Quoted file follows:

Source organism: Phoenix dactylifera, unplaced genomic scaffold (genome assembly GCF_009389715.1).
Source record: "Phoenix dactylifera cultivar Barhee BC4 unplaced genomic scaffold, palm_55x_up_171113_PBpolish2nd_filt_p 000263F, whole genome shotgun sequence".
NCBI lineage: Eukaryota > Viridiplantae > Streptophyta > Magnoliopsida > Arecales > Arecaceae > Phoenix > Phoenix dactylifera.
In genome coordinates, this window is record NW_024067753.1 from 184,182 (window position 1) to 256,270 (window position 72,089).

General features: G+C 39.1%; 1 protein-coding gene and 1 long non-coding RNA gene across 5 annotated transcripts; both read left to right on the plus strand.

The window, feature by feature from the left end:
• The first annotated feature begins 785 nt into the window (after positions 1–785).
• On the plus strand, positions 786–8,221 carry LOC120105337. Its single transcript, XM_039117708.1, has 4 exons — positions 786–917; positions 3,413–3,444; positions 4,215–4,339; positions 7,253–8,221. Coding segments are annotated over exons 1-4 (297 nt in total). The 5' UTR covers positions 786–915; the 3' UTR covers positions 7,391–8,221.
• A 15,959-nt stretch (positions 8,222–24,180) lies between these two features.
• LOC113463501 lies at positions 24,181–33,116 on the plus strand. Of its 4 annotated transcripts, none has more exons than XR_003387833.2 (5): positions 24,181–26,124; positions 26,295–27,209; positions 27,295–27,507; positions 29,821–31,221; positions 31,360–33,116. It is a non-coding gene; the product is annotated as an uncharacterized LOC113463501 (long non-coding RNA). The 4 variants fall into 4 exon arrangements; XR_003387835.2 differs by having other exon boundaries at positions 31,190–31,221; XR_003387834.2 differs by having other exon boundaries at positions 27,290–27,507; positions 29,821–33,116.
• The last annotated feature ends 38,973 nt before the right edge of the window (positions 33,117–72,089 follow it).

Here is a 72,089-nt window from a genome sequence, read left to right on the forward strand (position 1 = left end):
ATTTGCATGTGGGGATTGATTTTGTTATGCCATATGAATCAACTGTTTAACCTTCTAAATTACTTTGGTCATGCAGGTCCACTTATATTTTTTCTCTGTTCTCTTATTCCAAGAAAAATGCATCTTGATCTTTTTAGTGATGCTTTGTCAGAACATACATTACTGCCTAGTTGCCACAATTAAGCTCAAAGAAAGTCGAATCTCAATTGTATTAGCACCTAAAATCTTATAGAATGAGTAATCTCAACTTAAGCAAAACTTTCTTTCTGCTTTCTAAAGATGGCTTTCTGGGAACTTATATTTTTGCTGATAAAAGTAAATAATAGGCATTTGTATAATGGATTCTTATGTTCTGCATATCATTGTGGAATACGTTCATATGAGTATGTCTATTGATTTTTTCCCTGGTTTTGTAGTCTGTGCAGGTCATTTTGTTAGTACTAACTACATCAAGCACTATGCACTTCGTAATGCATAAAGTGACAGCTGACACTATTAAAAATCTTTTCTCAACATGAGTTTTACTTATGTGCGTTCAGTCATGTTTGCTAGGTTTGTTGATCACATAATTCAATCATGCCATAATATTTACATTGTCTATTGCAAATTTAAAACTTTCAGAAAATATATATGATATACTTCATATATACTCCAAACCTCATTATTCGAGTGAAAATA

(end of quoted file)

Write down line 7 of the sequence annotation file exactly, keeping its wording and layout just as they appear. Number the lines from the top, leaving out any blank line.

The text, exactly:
• The first annotated feature begins 785 nt into the window (after positions 1–785).